Kawasaki W800 Road Test Review
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Can the Japanese deliver on an authentic British twin experience?
The motorcycle industry is a puzzling thing. Today, we’re seeing manufacturers take two rather conflicting directions. On the one hand, bikes are becoming more and more modern, packed with ever more technology, equipped with IMUs, TFT displays, all sorts of electronic wizardry and MotoGP-inspired winglets. While on the other hand, there has been a massive boom in the sale of neo-retro motorcycles. Almost every single manufacturer around has tried its hand at creating these pseudo-vintage motorcycles. Kawasaki is no exception, with its most authentic attempt being the delightfully retro W800 parallel-twin. Today, we’re going to find out if the land of the rising sun has mastered the art of the British twin.
- Refined, tractable engine.
- Very manageable thanks to low seat height, wide handlebars.
- Relaxed, comfortable seating posture.
- Quality levels not up to the mark.
- Reliability issues faced during the test.
- Too expensive for the bike that it is.
- Neo-retro LED headlight looks smart.
- Lovely swept-back beach bars feel great to hold.
- Decently large 15-litre fuel tank.
As soon as the words ‘modern classic’ are mentioned, you can bet your life savings the bike is going to have a round headlight. The W800 remains true to form, with a neat-looking LED unit. This may just be the best headlight in the world. Or it may just be the worst. We have no idea because it was never pointed at the road ahead, instead choosing to illuminate the lower portion of the night sky. You might say this seems like a simple DIY fix, but the aim of the headlight was one of many much larger issues that we faced on our bike during the test, as you’ll find out over the course of this review, robbing us of any time to try and fix it.
The voluptuous 15-litre fuel tank adds a lot of mass to the bike and contributes wonderfully to the modern classic look, as do the wire-spoke wheels, fork gaiters, slightly-stepped seat, and side panels. This genre of bike wouldn’t be complete without twin exhaust pipes, and Kawasaki has given the W800 a set of gorgeous chrome pea-shooters to do the job. The other chrome tube on the engine encloses the shaft that drives the overhead camshaft, but we do wish the motor wasn’t so black-washed. In fact, we wish the entire bike wasn’t. Kawasaki only offers this one matte black/grey colour option which doesn’t really do the design justice. The brand would do well to offer some livelier paint jobs.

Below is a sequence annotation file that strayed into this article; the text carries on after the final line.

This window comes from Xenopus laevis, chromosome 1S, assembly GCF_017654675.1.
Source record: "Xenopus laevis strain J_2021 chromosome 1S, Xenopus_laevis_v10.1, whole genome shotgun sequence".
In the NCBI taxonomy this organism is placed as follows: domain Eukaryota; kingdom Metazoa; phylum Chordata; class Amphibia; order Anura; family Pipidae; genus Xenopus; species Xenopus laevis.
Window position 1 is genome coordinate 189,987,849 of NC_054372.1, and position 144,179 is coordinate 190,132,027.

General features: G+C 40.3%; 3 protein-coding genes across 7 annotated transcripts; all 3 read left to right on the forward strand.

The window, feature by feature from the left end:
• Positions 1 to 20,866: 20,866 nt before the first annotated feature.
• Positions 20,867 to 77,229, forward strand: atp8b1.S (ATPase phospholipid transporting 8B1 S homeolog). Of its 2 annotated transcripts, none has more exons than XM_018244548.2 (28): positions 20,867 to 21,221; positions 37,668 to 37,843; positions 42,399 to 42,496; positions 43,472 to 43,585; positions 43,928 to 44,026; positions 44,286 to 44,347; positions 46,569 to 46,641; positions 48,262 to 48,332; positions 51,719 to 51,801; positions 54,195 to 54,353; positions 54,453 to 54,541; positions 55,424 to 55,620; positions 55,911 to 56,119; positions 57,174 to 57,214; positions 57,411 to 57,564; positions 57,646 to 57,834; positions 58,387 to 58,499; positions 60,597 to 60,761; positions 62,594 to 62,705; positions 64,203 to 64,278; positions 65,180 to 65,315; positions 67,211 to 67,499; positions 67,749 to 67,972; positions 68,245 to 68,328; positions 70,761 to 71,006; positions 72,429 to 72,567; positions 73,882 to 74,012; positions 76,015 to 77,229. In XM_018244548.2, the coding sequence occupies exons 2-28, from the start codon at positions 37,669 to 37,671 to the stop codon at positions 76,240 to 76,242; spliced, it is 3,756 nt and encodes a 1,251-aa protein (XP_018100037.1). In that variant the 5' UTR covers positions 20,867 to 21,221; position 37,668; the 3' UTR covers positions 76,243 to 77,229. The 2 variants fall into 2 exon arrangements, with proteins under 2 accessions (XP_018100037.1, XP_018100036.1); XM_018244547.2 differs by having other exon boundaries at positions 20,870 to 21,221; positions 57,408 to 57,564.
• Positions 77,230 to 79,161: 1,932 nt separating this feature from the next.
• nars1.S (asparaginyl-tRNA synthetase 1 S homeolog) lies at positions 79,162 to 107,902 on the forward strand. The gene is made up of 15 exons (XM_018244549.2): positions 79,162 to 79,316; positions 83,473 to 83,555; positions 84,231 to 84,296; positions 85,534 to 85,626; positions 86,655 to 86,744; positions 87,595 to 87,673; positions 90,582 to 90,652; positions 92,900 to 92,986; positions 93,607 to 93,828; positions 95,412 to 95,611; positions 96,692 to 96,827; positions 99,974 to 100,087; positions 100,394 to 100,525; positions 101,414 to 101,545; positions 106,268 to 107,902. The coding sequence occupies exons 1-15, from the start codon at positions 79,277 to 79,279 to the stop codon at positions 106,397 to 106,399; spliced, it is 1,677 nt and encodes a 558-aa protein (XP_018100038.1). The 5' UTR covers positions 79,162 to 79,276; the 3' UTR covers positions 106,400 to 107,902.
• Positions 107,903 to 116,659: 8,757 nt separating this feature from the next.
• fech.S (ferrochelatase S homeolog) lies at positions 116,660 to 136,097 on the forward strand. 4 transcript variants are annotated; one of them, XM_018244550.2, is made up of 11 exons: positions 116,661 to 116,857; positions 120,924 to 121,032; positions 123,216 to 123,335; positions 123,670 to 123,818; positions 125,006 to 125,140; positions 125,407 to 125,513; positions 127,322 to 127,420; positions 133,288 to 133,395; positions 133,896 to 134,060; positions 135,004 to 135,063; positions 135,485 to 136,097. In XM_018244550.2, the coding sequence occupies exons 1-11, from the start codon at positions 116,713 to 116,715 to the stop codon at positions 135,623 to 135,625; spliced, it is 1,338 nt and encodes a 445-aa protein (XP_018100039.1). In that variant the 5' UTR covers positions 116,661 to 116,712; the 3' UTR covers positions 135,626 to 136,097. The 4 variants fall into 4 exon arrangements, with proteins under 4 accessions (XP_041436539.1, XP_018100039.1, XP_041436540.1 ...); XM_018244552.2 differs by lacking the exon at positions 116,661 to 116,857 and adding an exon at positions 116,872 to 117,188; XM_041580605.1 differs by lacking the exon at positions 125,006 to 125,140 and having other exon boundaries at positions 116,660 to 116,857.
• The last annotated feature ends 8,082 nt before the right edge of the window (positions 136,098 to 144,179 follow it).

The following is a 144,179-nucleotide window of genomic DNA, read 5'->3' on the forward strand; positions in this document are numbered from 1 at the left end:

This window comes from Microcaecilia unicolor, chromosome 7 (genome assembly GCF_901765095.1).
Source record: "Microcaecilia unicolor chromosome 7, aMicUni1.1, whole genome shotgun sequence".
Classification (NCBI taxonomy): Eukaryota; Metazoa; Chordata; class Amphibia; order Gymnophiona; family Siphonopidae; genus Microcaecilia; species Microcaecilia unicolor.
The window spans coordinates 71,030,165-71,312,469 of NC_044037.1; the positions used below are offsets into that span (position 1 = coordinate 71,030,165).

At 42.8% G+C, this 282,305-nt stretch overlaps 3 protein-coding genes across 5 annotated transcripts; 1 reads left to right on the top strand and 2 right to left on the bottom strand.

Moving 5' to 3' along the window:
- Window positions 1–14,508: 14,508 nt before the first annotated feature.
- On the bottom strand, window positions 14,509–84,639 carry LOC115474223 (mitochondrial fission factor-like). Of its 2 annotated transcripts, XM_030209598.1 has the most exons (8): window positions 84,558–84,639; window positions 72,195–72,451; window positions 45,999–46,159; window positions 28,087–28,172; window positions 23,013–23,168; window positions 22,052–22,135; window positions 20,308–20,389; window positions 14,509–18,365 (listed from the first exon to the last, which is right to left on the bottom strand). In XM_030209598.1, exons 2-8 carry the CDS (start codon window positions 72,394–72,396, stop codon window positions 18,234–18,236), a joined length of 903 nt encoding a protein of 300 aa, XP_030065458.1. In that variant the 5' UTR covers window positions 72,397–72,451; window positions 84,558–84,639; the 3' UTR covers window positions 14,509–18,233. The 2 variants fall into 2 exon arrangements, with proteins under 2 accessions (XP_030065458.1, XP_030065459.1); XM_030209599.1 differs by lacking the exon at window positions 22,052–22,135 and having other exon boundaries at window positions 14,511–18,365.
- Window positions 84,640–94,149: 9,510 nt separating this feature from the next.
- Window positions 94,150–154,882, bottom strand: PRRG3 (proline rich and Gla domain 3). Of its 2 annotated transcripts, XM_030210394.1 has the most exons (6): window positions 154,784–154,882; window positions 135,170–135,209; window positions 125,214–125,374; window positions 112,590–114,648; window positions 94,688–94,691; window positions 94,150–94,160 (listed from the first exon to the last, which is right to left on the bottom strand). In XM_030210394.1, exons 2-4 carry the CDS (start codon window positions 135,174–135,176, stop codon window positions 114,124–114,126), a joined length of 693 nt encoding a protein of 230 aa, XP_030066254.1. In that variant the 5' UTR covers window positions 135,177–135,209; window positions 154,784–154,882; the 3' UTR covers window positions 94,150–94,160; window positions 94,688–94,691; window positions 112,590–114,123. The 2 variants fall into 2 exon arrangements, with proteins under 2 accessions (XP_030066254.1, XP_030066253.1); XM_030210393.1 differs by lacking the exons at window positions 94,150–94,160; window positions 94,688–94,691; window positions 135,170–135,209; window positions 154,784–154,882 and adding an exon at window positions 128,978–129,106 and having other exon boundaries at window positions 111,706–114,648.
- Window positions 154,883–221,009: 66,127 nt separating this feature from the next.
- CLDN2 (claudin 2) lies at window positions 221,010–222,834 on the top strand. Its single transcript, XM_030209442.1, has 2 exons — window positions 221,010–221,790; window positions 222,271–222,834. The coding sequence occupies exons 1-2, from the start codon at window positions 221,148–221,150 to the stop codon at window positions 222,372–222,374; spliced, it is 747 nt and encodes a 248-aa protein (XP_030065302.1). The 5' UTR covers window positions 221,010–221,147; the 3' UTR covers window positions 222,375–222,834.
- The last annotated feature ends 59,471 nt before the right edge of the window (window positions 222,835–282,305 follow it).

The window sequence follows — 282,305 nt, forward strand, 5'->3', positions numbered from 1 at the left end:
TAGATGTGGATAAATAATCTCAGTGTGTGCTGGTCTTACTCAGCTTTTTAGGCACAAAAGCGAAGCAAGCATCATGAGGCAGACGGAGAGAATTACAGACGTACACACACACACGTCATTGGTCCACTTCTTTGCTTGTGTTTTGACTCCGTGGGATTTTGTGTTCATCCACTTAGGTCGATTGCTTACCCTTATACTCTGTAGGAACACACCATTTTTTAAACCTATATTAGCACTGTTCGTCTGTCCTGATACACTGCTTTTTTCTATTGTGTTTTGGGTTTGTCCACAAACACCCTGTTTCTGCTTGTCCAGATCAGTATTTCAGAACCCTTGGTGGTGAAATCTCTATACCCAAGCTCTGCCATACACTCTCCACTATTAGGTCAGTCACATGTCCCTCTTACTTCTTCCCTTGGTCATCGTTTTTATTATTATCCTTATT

This bike has no business tearing up a racetrack so it doesn’t need a sporty riding position. We’re glad to see Kawasaki offer an extremely comfortable seating posture on the W. At just 770mm off the ground, climbing onto the seat and picking the bike upright is a doddle. The wide beach-style handlebars are swept back towards you as if served on a platter, resulting in an extremely upright position for the rider. Combine this with the comfy mid-set footpegs, and you end up with a bike that you can saddle all day long without any complaints.
Kawasaki has displayed attention to detail by giving the W some properly old-school switchgear, but unfortunately, the quality levels also felt a bit old school. For a bike that costs Rs 7 lakh (ex-showroom), this was more than a bit disappointing.
Technology & Features
Like I mentioned in the introduction to this review, this is the other direction that manufacturers are taking, so the W800 isn't packed with features and it doesn't really need to be. The basics are in place: a fuel-injection system, dual-channel ABS, a speedometer and a tachometer (both analogue). Kawasaki has also thrown in a small, basic digital display that shows you the odometer, trip-meter and time. The analogue tacho is also where the warning lights are housed, and we saw almost every single one of these flash up at us at some point during our test, often multiple at a time.
Engine & Performance
In a world full of triples trying to behave like twins and twins trying to behave like singles, the Kawasaki W800 unabashedly uses an old-school 360-degree firing order, just like the good ol’ British twins. What this means for you is that the 773cc parallel-twin motor belts out a glorious, barky, buzzy song with pops and bangs on the overrun for good measure. None of that thrummy Interceptor 650 nonsense. It’s also undersquare, which is something of a rarity these days, and it’s all the better for it. The 62.9Nm torque figure from the long-stroke motor might not sound like much, but when so much of it is available so early in the rev range, the bike feels sprightly enough. And thanks to the 52PS being spread so evenly, Kawasaki could give the bike tall gearing, meaning that five cogs are enough to get the job done. 100kmph sees the motor purring along at 3600rpm in fifth with bags of performance left in reserve.